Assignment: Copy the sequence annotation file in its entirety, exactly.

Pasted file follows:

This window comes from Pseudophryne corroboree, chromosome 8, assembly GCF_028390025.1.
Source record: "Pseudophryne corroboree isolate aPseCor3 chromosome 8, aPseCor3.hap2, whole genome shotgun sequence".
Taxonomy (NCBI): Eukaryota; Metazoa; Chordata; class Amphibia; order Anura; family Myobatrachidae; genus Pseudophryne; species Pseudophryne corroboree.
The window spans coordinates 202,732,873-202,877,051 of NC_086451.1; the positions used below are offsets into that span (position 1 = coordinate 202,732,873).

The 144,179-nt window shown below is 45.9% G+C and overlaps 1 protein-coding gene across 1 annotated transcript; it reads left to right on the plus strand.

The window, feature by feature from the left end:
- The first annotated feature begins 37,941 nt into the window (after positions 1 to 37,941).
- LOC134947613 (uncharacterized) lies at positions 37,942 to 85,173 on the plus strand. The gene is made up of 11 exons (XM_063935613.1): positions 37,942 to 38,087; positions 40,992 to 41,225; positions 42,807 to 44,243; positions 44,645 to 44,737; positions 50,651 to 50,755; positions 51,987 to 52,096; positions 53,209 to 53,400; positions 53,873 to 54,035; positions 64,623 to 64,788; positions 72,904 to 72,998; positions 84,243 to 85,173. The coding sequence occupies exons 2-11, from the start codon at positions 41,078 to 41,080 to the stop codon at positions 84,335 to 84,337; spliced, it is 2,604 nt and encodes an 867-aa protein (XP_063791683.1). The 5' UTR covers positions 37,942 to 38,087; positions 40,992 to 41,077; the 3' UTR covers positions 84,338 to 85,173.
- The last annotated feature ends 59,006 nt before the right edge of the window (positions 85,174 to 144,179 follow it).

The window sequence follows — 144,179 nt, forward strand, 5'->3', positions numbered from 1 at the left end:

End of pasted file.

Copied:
This window comes from Pseudophryne corroboree, chromosome 8, assembly GCF_028390025.1.
Source record: "Pseudophryne corroboree isolate aPseCor3 chromosome 8, aPseCor3.hap2, whole genome shotgun sequence".
Taxonomy (NCBI): Eukaryota; Metazoa; Chordata; class Amphibia; order Anura; family Myobatrachidae; genus Pseudophryne; species Pseudophryne corroboree.
The window spans coordinates 202,732,873-202,877,051 of NC_086451.1; the positions used below are offsets into that span (position 1 = coordinate 202,732,873).

The 144,179-nt window shown below is 45.9% G+C and overlaps 1 protein-coding gene across 1 annotated transcript; it reads left to right on the plus strand.

The window, feature by feature from the left end:
- The first annotated feature begins 37,941 nt into the window (after positions 1 to 37,941).
- LOC134947613 (uncharacterized) lies at positions 37,942 to 85,173 on the plus strand. The gene is made up of 11 exons (XM_063935613.1): positions 37,942 to 38,087; positions 40,992 to 41,225; positions 42,807 to 44,243; positions 44,645 to 44,737; positions 50,651 to 50,755; positions 51,987 to 52,096; positions 53,209 to 53,400; positions 53,873 to 54,035; positions 64,623 to 64,788; positions 72,904 to 72,998; positions 84,243 to 85,173. The coding sequence occupies exons 2-11, from the start codon at positions 41,078 to 41,080 to the stop codon at positions 84,335 to 84,337; spliced, it is 2,604 nt and encodes an 867-aa protein (XP_063791683.1). The 5' UTR covers positions 37,942 to 38,087; positions 40,992 to 41,077; the 3' UTR covers positions 84,338 to 85,173.
- The last annotated feature ends 59,006 nt before the right edge of the window (positions 85,174 to 144,179 follow it).

The window sequence follows — 144,179 nt, forward strand, 5'->3', positions numbered from 1 at the left end: